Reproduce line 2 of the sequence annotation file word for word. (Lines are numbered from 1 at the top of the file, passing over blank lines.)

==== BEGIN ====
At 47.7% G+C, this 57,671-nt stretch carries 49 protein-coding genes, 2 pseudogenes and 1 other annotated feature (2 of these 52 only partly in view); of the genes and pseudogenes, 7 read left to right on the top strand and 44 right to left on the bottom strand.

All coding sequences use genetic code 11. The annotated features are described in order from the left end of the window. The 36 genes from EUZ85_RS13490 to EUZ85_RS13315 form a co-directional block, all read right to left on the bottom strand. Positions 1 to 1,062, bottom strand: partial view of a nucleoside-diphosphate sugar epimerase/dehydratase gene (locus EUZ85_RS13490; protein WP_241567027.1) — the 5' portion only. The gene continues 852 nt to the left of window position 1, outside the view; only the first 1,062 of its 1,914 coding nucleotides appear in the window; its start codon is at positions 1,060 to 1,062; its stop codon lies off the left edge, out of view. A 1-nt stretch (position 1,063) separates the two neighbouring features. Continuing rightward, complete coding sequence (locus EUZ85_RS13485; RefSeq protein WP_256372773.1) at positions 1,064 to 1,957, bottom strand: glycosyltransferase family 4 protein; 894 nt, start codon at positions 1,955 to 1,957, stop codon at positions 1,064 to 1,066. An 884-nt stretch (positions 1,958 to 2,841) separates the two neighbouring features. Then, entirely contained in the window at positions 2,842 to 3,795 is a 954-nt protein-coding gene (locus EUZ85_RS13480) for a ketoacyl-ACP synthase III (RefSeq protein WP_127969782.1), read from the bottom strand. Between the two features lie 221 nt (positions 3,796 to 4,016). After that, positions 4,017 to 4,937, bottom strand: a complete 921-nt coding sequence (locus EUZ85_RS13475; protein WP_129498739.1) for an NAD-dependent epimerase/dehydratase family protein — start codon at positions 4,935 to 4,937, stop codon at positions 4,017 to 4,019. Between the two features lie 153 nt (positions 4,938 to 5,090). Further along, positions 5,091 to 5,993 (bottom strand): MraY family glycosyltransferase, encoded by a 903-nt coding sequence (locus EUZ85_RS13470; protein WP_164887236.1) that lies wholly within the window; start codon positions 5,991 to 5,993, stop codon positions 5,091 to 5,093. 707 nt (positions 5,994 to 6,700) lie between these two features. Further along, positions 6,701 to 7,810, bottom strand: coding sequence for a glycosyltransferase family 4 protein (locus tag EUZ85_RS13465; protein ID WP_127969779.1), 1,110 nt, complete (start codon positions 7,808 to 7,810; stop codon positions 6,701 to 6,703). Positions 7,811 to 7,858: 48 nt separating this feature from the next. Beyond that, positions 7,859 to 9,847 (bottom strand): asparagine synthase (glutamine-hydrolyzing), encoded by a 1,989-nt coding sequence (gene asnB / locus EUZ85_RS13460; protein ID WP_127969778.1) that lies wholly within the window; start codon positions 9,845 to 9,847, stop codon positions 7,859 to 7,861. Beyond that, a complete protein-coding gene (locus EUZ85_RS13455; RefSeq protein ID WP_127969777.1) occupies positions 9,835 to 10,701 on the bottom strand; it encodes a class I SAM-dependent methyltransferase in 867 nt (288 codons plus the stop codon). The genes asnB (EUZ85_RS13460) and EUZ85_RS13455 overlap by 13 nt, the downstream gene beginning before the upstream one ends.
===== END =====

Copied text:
All coding sequences use genetic code 11. The annotated features are described in order from the left end of the window. The 36 genes from EUZ85_RS13490 to EUZ85_RS13315 form a co-directional block, all read right to left on the bottom strand. Positions 1 to 1,062, bottom strand: partial view of a nucleoside-diphosphate sugar epimerase/dehydratase gene (locus EUZ85_RS13490; protein WP_241567027.1) — the 5' portion only. The gene continues 852 nt to the left of window position 1, outside the view; only the first 1,062 of its 1,914 coding nucleotides appear in the window; its start codon is at positions 1,060 to 1,062; its stop codon lies off the left edge, out of view. A 1-nt stretch (position 1,063) separates the two neighbouring features. Continuing rightward, complete coding sequence (locus EUZ85_RS13485; RefSeq protein WP_256372773.1) at positions 1,064 to 1,957, bottom strand: glycosyltransferase family 4 protein; 894 nt, start codon at positions 1,955 to 1,957, stop codon at positions 1,064 to 1,066. An 884-nt stretch (positions 1,958 to 2,841) separates the two neighbouring features. Then, entirely contained in the window at positions 2,842 to 3,795 is a 954-nt protein-coding gene (locus EUZ85_RS13480) for a ketoacyl-ACP synthase III (RefSeq protein WP_127969782.1), read from the bottom strand. Between the two features lie 221 nt (positions 3,796 to 4,016). After that, positions 4,017 to 4,937, bottom strand: a complete 921-nt coding sequence (locus EUZ85_RS13475; protein WP_129498739.1) for an NAD-dependent epimerase/dehydratase family protein — start codon at positions 4,935 to 4,937, stop codon at positions 4,017 to 4,019. Between the two features lie 153 nt (positions 4,938 to 5,090). Further along, positions 5,091 to 5,993 (bottom strand): MraY family glycosyltransferase, encoded by a 903-nt coding sequence (locus EUZ85_RS13470; protein WP_164887236.1) that lies wholly within the window; start codon positions 5,991 to 5,993, stop codon positions 5,091 to 5,093. 707 nt (positions 5,994 to 6,700) lie between these two features. Further along, positions 6,701 to 7,810, bottom strand: coding sequence for a glycosyltransferase family 4 protein (locus tag EUZ85_RS13465; protein ID WP_127969779.1), 1,110 nt, complete (start codon positions 7,808 to 7,810; stop codon positions 6,701 to 6,703). Positions 7,811 to 7,858: 48 nt separating this feature from the next. Beyond that, positions 7,859 to 9,847 (bottom strand): asparagine synthase (glutamine-hydrolyzing), encoded by a 1,989-nt coding sequence (gene asnB / locus EUZ85_RS13460; protein ID WP_127969778.1) that lies wholly within the window; start codon positions 9,845 to 9,847, stop codon positions 7,859 to 7,861. Beyond that, a complete protein-coding gene (locus EUZ85_RS13455; RefSeq protein ID WP_127969777.1) occupies positions 9,835 to 10,701 on the bottom strand; it encodes a class I SAM-dependent methyltransferase in 867 nt (288 codons plus the stop codon). The genes asnB (EUZ85_RS13460) and EUZ85_RS13455 overlap by 13 nt, the downstream gene beginning before the upstream one ends.